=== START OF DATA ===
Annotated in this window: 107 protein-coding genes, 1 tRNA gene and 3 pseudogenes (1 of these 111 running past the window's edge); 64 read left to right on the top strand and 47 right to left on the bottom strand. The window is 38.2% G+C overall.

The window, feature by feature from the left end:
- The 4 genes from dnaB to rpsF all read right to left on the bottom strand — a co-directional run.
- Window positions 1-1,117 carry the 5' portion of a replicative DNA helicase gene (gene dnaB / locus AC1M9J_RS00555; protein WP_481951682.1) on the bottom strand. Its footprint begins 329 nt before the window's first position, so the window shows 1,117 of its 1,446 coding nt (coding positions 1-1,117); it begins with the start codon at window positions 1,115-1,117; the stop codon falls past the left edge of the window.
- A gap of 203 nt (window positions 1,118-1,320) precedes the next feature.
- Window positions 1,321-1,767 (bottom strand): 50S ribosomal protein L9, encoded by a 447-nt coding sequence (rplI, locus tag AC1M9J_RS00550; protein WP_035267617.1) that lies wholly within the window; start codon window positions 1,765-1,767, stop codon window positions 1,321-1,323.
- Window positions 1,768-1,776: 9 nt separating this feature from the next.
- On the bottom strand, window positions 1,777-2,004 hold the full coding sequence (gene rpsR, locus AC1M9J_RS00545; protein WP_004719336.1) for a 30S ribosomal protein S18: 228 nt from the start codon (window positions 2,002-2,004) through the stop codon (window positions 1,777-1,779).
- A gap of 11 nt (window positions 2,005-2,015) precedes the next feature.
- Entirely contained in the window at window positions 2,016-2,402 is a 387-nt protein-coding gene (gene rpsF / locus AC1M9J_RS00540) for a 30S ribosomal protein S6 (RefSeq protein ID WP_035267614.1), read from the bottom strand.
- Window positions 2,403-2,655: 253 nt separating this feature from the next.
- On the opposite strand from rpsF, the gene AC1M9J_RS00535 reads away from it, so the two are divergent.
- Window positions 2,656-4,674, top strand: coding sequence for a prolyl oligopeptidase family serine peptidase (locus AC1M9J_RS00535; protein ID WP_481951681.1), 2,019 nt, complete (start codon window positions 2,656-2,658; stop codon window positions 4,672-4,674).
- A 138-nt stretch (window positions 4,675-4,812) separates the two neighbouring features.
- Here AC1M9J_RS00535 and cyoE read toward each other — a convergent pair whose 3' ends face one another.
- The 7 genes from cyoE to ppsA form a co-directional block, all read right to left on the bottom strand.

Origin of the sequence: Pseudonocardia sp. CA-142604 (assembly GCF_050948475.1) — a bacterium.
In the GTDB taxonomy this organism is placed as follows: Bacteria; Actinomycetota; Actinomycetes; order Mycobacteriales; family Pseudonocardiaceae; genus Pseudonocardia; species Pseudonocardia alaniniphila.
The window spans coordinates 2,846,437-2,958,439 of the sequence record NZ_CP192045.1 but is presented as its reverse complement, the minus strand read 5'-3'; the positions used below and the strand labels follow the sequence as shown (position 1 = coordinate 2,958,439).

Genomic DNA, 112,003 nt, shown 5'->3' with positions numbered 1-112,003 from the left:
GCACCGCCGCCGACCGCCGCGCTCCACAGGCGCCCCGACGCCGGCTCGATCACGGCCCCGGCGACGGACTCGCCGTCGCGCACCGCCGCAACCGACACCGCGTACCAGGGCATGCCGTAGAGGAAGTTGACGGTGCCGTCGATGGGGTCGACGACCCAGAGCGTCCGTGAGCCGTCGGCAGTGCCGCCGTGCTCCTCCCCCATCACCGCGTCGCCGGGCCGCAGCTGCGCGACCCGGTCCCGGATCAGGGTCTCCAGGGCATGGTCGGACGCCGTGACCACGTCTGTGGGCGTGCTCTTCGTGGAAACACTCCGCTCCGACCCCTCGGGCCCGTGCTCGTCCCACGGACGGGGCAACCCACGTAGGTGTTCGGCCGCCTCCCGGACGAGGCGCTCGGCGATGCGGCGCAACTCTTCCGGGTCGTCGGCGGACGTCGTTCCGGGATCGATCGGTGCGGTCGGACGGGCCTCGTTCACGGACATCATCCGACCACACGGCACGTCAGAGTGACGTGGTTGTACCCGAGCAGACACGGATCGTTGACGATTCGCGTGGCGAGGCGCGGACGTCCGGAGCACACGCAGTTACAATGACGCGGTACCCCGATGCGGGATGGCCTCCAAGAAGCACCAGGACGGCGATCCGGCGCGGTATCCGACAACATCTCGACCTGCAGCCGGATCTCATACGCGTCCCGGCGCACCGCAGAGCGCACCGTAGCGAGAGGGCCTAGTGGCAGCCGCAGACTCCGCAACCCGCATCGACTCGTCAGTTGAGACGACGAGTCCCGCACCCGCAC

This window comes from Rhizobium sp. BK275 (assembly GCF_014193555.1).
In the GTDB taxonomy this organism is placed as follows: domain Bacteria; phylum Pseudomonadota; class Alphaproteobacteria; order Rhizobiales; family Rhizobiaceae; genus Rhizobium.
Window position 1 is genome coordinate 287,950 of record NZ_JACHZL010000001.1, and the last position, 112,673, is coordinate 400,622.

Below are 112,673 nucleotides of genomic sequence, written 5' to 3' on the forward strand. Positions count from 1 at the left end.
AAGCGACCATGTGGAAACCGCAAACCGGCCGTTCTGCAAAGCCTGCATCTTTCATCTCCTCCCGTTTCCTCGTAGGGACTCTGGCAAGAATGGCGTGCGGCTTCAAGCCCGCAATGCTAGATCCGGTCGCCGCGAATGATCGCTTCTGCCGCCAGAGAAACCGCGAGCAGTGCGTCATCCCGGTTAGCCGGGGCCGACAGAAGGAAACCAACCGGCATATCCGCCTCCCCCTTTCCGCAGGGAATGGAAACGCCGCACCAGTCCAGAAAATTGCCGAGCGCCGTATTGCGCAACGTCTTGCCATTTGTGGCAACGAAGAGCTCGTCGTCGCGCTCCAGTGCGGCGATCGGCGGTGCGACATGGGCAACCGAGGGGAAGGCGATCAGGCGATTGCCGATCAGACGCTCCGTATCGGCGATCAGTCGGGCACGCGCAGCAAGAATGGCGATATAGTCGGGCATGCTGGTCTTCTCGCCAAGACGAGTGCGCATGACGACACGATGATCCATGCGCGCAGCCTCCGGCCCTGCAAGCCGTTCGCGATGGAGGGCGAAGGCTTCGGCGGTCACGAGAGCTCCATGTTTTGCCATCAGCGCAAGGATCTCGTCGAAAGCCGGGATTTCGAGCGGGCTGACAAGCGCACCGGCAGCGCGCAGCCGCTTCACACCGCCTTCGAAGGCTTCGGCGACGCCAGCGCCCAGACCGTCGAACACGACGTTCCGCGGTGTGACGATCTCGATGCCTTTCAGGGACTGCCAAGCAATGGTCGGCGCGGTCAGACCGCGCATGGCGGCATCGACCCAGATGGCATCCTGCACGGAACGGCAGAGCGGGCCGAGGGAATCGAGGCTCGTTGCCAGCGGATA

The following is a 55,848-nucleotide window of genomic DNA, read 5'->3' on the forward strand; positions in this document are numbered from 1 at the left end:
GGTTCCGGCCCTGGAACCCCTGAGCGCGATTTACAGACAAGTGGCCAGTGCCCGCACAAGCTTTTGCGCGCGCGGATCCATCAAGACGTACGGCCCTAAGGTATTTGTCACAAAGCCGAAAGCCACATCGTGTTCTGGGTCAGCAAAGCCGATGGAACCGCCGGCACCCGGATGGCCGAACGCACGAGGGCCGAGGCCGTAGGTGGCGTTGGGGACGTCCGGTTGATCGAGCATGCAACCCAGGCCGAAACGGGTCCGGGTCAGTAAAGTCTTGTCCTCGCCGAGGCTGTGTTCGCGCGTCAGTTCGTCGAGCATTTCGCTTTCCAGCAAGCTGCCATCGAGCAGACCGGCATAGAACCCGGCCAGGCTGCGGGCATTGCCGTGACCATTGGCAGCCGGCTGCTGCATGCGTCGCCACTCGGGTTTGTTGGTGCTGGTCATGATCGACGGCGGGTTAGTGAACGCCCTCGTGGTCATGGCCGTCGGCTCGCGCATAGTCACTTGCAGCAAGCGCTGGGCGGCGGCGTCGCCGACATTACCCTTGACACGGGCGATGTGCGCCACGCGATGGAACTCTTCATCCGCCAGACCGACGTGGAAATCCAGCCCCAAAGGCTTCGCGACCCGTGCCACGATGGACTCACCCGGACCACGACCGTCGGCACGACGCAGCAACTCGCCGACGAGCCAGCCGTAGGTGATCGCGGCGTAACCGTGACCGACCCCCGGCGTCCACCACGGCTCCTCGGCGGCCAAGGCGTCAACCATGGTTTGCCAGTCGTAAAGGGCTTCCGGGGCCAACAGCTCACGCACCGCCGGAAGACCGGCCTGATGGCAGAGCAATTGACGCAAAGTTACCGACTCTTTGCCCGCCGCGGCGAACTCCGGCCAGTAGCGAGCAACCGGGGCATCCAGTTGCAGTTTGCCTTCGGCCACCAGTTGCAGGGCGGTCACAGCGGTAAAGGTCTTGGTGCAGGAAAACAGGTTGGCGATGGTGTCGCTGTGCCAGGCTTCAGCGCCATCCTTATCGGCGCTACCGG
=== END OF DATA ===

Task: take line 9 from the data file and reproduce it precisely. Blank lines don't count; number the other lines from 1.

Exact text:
- A gap of 11 nt (window positions 2,005-2,015) precedes the next feature.